Having pondered about the matter and listened carefully to what Mr Wilson has said, and also what Mr Nicholls has said, I am inclined to the view that I should refer the matter, pursuant to part 66 A, to the Registrar.

Rule 4 (1) provides "The Court may, if it is in the interests of the administration of justice, refer a litigant to the Registrar for referral to a barrister or a solicitor on the Pro Bono Panel for legal assistance".
Sub-rule 2 of rule 4 provides, for the purposes of sub-rule 1:
"The Court may take into account:
(a) The means of the litigant;
(b) The capacity of the litigant to obtain legal assistance outside the scheme;
(c) The nature and complexity of the proceedings;
(d) Any other matter that the Court considers appropriate."

As to the means of the litigant, Mr Wilson handed up this morning a document which I have marked for identification 1, which contains a copy of a Notice to Vacate under the hand of the Sheriffs Officer, Court House Parramatta, directing Mr Wilson and his wife to vacate the premises which they occupy known as 19 Elm Street, North Rocks, in this state. This Notice to Vacate follows orders obtained by the St George Bank Limited, which are the foundation of, what I understand has been a long litigious history pursued by Mr Wilson.

In an affidavit sworn on 6 November 2000, which also is part of MFI 1, Mr Wilson contends that dishonesty on the part of the judges in the Supreme Court of New South Wales and the High Court of Australia, acting without juries in a matter between himself and the St George Bank Limited, is responsible for the eventuality, namely the Notice to Vacate, and the Crown is vicariously liable for that dishonesty.

Indeed Mr Wilson has made clear that he challenges the right of any judge, be he or she a State judge or a Federal judge, to decide any matter involving himself or his wife, and contends that he is entitled in law to have all such matters resolved by a jury.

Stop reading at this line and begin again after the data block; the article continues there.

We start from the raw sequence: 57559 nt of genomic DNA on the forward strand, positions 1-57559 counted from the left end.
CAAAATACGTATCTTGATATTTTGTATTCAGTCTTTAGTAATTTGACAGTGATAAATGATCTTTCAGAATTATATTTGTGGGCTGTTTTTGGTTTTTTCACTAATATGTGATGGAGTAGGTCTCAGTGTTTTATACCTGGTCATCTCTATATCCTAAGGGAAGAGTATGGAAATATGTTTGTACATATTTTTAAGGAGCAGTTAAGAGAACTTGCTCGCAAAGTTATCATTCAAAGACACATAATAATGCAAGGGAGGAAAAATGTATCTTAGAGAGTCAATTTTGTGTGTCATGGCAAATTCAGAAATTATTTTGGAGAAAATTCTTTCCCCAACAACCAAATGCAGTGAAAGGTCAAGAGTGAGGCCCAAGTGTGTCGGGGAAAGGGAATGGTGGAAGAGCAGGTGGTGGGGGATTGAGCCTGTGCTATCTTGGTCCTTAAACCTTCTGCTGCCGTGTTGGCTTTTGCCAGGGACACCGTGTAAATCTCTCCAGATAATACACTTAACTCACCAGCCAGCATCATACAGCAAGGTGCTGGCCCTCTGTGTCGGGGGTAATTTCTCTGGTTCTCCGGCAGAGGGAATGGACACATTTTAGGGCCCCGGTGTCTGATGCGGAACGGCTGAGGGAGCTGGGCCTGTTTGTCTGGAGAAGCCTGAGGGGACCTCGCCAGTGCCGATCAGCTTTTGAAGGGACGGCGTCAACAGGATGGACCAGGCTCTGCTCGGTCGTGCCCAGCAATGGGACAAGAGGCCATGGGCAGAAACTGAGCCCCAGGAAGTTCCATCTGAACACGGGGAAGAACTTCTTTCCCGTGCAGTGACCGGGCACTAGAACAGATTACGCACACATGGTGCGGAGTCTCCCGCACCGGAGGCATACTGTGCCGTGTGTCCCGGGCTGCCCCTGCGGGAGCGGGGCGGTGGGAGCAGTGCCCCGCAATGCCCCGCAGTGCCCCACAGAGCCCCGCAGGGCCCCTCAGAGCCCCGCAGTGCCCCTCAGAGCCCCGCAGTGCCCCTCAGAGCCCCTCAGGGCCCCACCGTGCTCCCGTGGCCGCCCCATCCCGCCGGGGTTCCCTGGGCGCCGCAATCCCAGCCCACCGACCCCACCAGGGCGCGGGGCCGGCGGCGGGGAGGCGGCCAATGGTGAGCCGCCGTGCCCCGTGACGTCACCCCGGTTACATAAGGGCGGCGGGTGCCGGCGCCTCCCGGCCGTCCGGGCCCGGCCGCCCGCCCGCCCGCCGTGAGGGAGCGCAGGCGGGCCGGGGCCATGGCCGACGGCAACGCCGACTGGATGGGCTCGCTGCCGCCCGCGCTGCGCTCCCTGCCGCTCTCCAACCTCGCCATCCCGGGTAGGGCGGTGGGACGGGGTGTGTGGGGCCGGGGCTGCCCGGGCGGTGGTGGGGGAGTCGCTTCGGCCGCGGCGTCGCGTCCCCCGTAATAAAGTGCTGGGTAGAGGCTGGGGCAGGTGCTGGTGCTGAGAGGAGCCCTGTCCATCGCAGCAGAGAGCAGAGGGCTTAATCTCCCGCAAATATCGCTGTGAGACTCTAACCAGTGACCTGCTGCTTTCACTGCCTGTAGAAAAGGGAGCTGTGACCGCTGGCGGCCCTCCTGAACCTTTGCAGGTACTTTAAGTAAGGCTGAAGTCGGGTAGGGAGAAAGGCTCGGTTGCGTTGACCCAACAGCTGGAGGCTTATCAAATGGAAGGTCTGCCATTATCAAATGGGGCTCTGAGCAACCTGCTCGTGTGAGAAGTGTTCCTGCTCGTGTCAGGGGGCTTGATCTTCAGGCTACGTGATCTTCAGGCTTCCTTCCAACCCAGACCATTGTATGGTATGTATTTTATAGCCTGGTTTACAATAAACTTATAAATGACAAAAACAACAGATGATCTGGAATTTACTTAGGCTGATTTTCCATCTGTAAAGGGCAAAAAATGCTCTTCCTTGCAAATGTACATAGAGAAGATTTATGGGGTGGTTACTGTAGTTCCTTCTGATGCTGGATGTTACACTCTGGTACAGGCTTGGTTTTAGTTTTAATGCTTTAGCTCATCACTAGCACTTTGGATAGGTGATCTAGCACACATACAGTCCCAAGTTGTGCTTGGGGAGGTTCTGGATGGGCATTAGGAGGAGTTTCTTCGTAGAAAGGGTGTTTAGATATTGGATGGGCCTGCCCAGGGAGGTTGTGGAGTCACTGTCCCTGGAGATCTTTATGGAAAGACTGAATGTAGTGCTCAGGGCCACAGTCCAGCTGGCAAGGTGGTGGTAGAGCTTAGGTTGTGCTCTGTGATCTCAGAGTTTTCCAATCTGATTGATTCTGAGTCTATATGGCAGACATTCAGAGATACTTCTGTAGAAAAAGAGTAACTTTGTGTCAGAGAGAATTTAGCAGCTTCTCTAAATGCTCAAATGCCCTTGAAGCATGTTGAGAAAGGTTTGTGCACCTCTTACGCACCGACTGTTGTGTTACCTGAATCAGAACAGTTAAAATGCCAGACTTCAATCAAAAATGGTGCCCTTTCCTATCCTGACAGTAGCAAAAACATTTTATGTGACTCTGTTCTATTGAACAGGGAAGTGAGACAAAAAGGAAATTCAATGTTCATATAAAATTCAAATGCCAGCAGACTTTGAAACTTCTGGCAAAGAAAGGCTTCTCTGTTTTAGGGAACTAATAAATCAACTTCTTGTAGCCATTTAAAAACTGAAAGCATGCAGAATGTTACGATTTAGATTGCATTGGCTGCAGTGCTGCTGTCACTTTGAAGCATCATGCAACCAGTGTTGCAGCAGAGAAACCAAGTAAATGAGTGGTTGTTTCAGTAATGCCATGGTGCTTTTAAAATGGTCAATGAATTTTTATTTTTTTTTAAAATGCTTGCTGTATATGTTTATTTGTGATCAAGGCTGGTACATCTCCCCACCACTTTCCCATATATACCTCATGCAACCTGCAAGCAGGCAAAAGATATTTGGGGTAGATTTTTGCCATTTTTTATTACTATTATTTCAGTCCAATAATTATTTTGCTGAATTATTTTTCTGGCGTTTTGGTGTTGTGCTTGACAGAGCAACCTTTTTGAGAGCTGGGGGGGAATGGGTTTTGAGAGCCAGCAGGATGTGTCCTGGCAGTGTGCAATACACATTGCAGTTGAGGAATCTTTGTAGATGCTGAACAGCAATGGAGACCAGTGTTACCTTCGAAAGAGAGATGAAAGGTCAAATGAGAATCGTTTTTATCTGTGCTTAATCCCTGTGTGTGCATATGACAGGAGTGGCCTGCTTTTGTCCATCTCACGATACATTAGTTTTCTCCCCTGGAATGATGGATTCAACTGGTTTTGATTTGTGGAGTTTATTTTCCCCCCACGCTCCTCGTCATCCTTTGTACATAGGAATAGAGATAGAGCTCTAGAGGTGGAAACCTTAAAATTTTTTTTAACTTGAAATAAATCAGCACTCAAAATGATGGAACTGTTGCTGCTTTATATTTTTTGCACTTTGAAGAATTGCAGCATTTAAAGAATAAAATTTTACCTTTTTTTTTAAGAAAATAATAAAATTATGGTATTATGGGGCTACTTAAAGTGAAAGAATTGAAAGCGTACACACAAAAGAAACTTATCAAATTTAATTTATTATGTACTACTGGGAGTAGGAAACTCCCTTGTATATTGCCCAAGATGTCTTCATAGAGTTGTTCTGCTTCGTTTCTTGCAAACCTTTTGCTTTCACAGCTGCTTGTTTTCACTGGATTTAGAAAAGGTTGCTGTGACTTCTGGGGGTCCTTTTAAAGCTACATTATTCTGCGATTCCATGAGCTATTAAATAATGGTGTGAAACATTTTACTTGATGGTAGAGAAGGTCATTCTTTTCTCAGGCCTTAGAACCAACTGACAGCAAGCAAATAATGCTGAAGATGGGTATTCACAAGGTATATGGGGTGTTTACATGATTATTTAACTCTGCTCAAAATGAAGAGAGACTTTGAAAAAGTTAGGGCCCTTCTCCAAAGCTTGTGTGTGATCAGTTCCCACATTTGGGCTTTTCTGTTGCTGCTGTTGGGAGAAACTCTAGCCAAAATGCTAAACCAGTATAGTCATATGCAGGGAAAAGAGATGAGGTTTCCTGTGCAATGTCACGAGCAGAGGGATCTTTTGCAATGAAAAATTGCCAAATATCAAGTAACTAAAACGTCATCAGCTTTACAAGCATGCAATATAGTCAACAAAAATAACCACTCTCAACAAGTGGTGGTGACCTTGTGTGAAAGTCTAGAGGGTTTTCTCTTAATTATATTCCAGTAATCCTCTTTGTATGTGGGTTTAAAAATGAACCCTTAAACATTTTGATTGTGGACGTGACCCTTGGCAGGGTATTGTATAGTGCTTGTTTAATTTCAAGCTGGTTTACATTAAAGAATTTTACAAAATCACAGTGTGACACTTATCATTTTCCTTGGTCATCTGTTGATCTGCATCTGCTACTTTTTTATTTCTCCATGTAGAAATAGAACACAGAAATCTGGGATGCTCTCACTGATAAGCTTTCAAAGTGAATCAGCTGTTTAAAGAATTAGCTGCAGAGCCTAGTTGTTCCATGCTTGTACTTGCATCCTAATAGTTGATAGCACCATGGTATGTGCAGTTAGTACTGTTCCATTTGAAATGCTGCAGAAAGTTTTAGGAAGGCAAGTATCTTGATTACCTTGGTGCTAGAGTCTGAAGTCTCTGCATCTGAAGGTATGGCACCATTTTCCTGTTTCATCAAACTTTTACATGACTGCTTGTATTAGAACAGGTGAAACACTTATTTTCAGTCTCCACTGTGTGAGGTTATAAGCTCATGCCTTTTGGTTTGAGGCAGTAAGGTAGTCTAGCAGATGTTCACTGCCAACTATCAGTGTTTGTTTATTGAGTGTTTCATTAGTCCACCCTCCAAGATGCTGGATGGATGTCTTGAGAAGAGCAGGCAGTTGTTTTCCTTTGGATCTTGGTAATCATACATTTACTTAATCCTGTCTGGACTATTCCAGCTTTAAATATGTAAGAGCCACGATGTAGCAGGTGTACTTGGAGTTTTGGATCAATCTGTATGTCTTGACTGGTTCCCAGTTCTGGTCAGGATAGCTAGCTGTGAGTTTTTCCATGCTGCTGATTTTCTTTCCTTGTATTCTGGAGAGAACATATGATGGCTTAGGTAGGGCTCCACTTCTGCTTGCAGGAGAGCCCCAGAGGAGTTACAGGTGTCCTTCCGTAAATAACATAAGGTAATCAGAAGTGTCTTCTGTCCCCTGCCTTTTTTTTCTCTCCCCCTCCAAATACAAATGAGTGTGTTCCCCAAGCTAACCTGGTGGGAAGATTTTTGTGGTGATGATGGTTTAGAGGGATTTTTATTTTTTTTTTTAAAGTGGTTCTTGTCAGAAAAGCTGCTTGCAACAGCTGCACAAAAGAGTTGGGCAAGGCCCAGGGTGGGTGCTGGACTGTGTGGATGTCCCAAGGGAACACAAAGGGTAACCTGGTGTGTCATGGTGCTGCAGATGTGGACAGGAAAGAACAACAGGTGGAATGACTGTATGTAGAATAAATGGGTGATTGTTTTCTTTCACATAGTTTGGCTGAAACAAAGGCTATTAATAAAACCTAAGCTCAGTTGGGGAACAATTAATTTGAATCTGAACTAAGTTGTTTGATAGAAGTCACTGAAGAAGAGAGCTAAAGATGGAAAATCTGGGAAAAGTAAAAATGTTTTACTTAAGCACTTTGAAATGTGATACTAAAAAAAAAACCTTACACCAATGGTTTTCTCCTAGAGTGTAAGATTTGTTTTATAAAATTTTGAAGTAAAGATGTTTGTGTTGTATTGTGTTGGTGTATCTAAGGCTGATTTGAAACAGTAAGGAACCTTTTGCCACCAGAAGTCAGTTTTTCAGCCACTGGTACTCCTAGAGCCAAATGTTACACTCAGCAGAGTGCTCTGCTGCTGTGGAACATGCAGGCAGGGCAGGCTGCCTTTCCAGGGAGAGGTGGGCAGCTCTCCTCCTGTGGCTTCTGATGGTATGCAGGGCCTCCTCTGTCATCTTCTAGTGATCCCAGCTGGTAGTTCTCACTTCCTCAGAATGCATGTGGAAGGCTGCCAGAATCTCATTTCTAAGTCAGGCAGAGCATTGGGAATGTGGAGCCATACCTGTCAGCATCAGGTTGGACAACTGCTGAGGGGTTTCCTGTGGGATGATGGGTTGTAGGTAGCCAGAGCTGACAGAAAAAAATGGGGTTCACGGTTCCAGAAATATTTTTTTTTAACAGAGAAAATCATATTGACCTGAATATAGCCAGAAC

I do not have any evidence before me, and I do not expect any to be provided by Mr Wilson, as to his means. All I have presently before me is the Notice to Vacate which indicates of course that the relevant judgment remains unsatisfied. However I do not consider that the absence of detailed evidence in relation to the means of the relevant litigant, Mr Wilson, is a necessary impediment to my referring the matter to the Registrar in the circumstances of this case.

As to the capacity of the litigant to obtain legal assistance outside the scheme, I only know that his refusal to disclose his assets and liabilities has impeded any grant of pro bono assistance under the Bar Association scheme. Once again that of itself is not necessarily an impediment to referring the matter under Part 66 A. The nature and complexity of the proceedings speak for themselves; and as to (d) "Any other matter that the Court considers appropriate", I feel, in the light of what I know about Mr Wilson's litigious history, and what I anticipate will occur if this matter is resolved at first instance, contrary to his submissions, that the provision of appropriate legal advice to him at this stage is certainly advisable, warranted and in the interests of justice.

Accordingly I have concluded, after balancing the respective matters for consideration that I should grant a certificate in form 70 B of the Rules. The nature of the legal assistance for which referral would be made would be to obtain advice, and if necessary to appear at the hearing of the matter (see Part 66 A Rule 5), namely the present interlocutory proceedings. I should add to that, sensitive as I am to the submissions of Mr Nicholls that the matter should be resolved with expedition, and of course sensitive as I also am to Mr Wilson's submissions in that regard, I propose to request the Registrar that the matter be referred back to me after appropriate pro bono assistance is tendered to Mr Wilson.